Xi Jinping, the ruler of China, suffers from several internal inconsistencies which greatly reduce the cohesion and effectiveness of his leadership. There is a conflict between his beliefs and his actions and between his public declarations of wanting to make China a superpower and his behavior as a domestic ruler. These internal contradictions have revealed themselves in the context of the growing conflict between the U.S. and China.
At the heart of this conflict is the reality that the two nations represent systems of governance that are diametrically opposed. The U.S. stands for a democratic, open society in which the role of the government is to protect the freedom of the individual. Mr. Xi believes Mao Zedong invented a superior form of organization, which he is carrying on: a totalitarian closed society in which the individual is subordinated to the one-party state. It is superior, in this view, because it is more disciplined, stronger and therefore bound to prevail in a contest.
Relations between China and the U.S. are rapidly deteriorating and may lead to war. Mr. Xi has made clear that he intends to take possession of Taiwan within the next decade, and he is increasing China’s military capacity accordingly.
He also faces an important domestic hurdle in 2022, when he intends to break the established system of succession to remain president for life. He feels that he needs at least another decade to concentrate the power of the one-party state and its military in his own hands. He knows that his plan has many enemies, and he wants to make sure they won’t have the ability to resist him.
It is against this background that the current turmoil in the financial markets is unfolding, catching many people unaware and leaving them confused. The confusion has compounded the turmoil.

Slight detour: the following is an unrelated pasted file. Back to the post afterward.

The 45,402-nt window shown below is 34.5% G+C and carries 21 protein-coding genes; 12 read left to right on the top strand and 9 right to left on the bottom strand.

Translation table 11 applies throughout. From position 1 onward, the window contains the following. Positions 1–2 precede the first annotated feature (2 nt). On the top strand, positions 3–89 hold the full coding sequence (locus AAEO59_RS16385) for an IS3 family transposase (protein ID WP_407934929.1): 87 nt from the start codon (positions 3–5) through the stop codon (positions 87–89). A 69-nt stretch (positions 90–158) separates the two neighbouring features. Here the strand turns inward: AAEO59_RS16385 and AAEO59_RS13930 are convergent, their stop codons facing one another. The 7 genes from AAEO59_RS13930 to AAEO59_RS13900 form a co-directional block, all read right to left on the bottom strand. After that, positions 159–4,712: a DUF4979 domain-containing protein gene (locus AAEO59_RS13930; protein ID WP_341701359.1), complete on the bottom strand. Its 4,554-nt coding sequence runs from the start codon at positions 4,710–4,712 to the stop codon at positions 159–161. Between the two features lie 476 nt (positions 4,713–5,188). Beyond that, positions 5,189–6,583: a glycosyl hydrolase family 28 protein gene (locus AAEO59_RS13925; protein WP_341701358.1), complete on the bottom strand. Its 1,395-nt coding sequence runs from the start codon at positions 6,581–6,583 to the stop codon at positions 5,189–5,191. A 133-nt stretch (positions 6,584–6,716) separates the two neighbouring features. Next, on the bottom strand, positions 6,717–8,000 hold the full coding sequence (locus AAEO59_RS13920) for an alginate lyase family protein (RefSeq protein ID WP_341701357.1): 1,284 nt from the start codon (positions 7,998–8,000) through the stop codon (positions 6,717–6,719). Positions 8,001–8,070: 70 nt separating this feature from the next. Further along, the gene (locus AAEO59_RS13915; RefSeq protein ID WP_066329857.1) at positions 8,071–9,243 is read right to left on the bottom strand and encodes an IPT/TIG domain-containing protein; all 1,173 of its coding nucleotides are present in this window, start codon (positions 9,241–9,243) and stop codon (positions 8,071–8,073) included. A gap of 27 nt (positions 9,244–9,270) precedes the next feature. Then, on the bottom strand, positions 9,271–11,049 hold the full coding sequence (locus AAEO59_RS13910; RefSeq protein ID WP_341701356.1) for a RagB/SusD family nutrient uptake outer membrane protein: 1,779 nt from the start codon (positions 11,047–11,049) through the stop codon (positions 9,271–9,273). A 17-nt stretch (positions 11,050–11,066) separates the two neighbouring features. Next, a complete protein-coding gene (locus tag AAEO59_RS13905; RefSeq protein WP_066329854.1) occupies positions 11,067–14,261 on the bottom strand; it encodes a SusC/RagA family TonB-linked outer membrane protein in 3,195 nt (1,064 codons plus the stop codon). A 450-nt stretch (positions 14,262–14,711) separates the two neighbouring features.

Although I am no longer engaged in the financial markets, I used to be an active participant. I have also been actively engaged in China since 1984, when I introduced Communist Party reformers in China to their counterparts in my native Hungary. They learned a lot from each other, and I followed up by setting up foundations in both countries. That was the beginning of my career in what I call political philanthropy. My foundation in China was unique in being granted near-total independence. I closed it in 1989, after I learned it had come under the control of the Chinese government and just before the Tiananmen Square massacre. I resumed my active involvement in China in 2013 when Mr. Xi became the ruler, but this time as an outspoken opponent of what has since become a totalitarian regime.
I consider Mr. Xi the most dangerous enemy of open societies in the world. The Chinese people as a whole are among his victims, but domestic political opponents and religious and ethnic minorities suffer from his persecution much more. I find it particularly disturbing that so many Chinese people seem to find his social-credit surveillance system not only tolerable but attractive. It provides them social services free of charge and tells them how to stay out of trouble by not saying anything critical of Mr. Xi or his regime. If he could perfect the social-credit system and assure a steadily rising standard of living, his regime would become much more secure. But he is bound to run into difficulties on both counts.